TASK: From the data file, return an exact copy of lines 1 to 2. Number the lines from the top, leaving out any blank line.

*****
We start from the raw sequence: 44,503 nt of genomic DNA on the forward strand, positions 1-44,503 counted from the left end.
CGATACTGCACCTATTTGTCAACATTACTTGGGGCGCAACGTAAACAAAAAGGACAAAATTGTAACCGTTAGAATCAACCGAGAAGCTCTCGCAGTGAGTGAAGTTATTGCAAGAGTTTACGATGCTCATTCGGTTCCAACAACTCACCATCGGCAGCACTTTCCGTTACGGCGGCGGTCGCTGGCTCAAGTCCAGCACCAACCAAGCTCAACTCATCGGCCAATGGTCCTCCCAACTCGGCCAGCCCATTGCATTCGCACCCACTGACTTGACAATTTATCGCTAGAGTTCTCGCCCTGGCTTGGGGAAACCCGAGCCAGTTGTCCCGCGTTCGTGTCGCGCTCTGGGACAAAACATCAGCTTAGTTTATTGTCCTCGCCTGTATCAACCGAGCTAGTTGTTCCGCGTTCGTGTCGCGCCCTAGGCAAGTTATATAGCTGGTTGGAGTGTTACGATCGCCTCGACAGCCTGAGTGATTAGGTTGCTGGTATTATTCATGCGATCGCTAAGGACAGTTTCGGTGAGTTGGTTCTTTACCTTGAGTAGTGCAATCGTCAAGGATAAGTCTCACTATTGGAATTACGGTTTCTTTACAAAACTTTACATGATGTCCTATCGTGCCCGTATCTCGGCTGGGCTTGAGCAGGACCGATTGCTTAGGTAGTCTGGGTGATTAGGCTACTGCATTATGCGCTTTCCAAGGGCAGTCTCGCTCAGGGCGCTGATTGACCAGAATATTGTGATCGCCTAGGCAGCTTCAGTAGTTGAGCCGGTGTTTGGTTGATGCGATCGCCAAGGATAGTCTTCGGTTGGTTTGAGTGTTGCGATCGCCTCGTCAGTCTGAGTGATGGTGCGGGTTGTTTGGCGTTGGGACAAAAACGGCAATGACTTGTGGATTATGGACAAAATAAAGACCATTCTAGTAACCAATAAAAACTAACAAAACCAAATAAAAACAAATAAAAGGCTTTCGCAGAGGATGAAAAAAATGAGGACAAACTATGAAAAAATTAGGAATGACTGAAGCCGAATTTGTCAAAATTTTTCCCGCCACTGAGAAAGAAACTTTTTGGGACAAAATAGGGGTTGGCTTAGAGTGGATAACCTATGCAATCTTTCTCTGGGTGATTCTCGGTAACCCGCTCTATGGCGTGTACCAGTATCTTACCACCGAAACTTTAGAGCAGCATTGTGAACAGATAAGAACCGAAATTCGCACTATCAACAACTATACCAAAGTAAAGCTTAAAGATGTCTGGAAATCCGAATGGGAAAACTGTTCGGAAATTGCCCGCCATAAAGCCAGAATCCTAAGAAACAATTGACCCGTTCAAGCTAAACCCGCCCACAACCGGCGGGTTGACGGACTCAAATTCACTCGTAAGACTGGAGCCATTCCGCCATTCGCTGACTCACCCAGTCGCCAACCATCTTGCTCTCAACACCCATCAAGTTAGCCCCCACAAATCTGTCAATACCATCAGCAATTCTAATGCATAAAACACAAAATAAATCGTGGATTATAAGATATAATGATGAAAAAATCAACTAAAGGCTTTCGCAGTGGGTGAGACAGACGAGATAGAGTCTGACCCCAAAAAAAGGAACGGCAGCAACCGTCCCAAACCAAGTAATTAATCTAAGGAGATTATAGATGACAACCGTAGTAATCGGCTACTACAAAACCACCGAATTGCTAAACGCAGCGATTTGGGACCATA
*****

We start from the raw sequence: 44,503 nt of genomic DNA on the forward strand, positions 1-44,503 counted from the left end.
CGATACTGCACCTATTTGTCAACATTACTTGGGGCGCAACGTAAACAAAAAGGACAAAATTGTAACCGTTAGAATCAACCGAGAAGCTCTCGCAGTGAGTGAAGTTATTGCAAGAGTTTACGATGCTCATTCGGTTCCAACAACTCACCATCGGCAGCACTTTCCGTTACGGCGGCGGTCGCTGGCTCAAGTCCAGCACCAACCAAGCTCAACTCATCGGCCAATGGTCCTCCCAACTCGGCCAGCCCATTGCATTCGCACCCACTGACTTGACAATTTATCGCTAGAGTTCTCGCCCTGGCTTGGGGAAACCCGAGCCAGTTGTCCCGCGTTCGTGTCGCGCTCTGGGACAAAACATCAGCTTAGTTTATTGTCCTCGCCTGTATCAACCGAGCTAGTTGTTCCGCGTTCGTGTCGCGCCCTAGGCAAGTTATATAGCTGGTTGGAGTGTTACGATCGCCTCGACAGCCTGAGTGATTAGGTTGCTGGTATTATTCATGCGATCGCTAAGGACAGTTTCGGTGAGTTGGTTCTTTACCTTGAGTAGTGCAATCGTCAAGGATAAGTCTCACTATTGGAATTACGGTTTCTTTACAAAACTTTACATGATGTCCTATCGTGCCCGTATCTCGGCTGGGCTTGAGCAGGACCGATTGCTTAGGTAGTCTGGGTGATTAGGCTACTGCATTATGCGCTTTCCAAGGGCAGTCTCGCTCAGGGCGCTGATTGACCAGAATATTGTGATCGCCTAGGCAGCTTCAGTAGTTGAGCCGGTGTTTGGTTGATGCGATCGCCAAGGATAGTCTTCGGTTGGTTTGAGTGTTGCGATCGCCTCGTCAGTCTGAGTGATGGTGCGGGTTGTTTGGCGTTGGGACAAAAACGGCAATGACTTGTGGATTATGGACAAAATAAAGACCATTCTAGTAACCAATAAAAACTAACAAAACCAAATAAAAACAAATAAAAGGCTTTCGCAGAGGATGAAAAAAATGAGGACAAACTATGAAAAAATTAGGAATGACTGAAGCCGAATTTGTCAAAATTTTTCCCGCCACTGAGAAAGAAACTTTTTGGGACAAAATAGGGGTTGGCTTAGAGTGGATAACCTATGCAATCTTTCTCTGGGTGATTCTCGGTAACCCGCTCTATGGCGTGTACCAGTATCTTACCACCGAAACTTTAGAGCAGCATTGTGAACAGATAAGAACCGAAATTCGCACTATCAACAACTATACCAAAGTAAAGCTTAAAGATGTCTGGAAATCCGAATGGGAAAACTGTTCGGAAATTGCCCGCCATAAAGCCAGAATCCTAAGAAACAATTGACCCGTTCAAGCTAAACCCGCCCACAACCGGCGGGTTGACGGACTCAAATTCACTCGTAAGACTGGAGCCATTCCGCCATTCGCTGACTCACCCAGTCGCCAACCATCTTGCTCTCAACACCCATCAAGTTAGCCCCCACAAATCTGTCAATACCATCAGCAATTCTAATGCATAAAACACAAAATAAATCGTGGATTATAAGATATAATGATGAAAAAATCAACTAAAGGCTTTCGCAGTGGGTGAGACAGACGAGATAGAGTCTGACCCCAAAAAAAGGAACGGCAGCAACCGTCCCAAACCAAGTAATTAATCTAAGGAGATTATAGATGACAACCGTAGTAATCGGCTACTACAAAACCACCGAATTGCTAAACGCAGCGATTTGGGACCATA